The Nursing and Midwifery Council (NMC’s) decision to stop Independent Midwives (IMs) from practicing is, in their words, for public protection.
IMUK have clearly stated that they feel that their indemnity policy is sufficient. The NMC have stated that they believe it’s not. They also say that they not in a position to state what would be enough. This in no way supports IMUK and in turn this does not support the public who want or need the services of an IM. This is not “public protection”.
But does medical liability insurance protect the public in any way, even if it is “sufficient”, as IMUK believe?
The definition of malpractice, or medial liability insurance (MLI) is a policy which, “protects health care providers against patients who sue them under the claim that they were harmed by the physician’s negligent or intentionally harmful treatment decisions.” (reference: http://www.investopedia.com/terms/m/malpractice-insurance.asp)
There is nothing in that definition which is protecting the public. MLI protects the practitioner. This is not “public protection”.
So, what does MLI actually offer? In the case of IMs, in the unlikely situation that an IM makes an error which causes harm to a mother or baby, the indemnity means that if the parents decide to sue the midwife, the midwife will be able to call upon her policy to pay damages to the parents (after a significant amount of legal wrangling which may take years, and in the meantime the mother or child will receive nothing other than the regular state provided care).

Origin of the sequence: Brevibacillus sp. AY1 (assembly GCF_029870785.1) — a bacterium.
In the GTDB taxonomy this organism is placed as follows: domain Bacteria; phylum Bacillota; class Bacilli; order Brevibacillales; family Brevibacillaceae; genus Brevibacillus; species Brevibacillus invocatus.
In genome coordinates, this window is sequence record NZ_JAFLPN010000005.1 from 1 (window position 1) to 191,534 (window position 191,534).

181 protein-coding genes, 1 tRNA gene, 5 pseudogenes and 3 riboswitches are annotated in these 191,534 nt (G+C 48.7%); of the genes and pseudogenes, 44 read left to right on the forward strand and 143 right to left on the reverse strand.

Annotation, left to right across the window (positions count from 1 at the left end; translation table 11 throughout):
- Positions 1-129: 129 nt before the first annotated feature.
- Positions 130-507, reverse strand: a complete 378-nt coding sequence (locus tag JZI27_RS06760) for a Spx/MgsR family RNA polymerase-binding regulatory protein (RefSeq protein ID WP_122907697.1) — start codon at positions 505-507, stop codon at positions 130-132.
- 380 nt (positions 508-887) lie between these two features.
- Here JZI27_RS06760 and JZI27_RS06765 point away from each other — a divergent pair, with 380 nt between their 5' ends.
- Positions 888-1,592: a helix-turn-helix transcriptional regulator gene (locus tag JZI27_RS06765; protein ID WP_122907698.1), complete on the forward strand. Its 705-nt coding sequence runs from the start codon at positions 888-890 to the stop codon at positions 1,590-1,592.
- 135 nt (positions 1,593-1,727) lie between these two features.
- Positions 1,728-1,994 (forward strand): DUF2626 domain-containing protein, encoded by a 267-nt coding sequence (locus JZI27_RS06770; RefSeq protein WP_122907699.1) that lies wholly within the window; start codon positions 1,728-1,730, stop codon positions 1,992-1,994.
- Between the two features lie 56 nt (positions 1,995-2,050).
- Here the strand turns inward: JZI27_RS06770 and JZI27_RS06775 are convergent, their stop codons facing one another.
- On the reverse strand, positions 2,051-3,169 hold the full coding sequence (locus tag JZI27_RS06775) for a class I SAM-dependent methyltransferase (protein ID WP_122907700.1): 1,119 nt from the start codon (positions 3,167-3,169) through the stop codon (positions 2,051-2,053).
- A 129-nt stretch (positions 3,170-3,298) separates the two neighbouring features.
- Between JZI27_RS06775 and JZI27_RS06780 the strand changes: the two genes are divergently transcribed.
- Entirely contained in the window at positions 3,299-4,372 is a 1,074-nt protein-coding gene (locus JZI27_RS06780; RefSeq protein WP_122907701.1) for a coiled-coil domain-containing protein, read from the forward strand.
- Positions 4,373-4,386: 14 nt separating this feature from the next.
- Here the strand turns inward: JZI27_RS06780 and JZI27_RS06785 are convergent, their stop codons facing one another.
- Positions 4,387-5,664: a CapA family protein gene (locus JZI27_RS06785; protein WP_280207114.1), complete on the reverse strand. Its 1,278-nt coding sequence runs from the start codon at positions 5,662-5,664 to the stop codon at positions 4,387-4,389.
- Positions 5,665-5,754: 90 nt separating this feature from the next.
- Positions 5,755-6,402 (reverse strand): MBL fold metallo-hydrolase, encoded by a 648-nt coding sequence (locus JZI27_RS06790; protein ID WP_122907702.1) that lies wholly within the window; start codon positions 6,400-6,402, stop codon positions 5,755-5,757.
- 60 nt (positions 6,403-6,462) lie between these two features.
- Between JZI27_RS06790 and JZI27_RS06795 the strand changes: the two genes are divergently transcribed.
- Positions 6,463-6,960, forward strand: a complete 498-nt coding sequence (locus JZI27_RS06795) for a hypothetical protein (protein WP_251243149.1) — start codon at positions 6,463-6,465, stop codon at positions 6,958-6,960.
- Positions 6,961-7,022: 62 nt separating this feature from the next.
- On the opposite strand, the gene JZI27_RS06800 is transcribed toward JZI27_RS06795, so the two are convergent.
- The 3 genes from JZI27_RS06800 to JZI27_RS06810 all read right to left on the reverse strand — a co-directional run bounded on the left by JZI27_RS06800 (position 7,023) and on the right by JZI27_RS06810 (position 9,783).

If the injury was not caused by an error by the midwife (or the baby is born with a condition which is unrelated to birth, including some cases of cerebral palsy), the parents will have no recourse from the IM’s indemnity policy and will need to rely on the state provision.
If the state provision is not sufficient for the baby or mother who is damaged by an error, it is not sufficient for those for whom there is no one to “blame”. This is not “public protection”.
In addition to this, there is no evidence at all that MLI changes practice. MLI does not mean that practitioners try harder to not make mistakes, nor that they make fewer mistakes. In other words, the same number of mistakes happen whether or not the practitioner holds insurance. This is not “public protection”.
MLI does not protect the public, so let’s stop pretending that that is what this is about.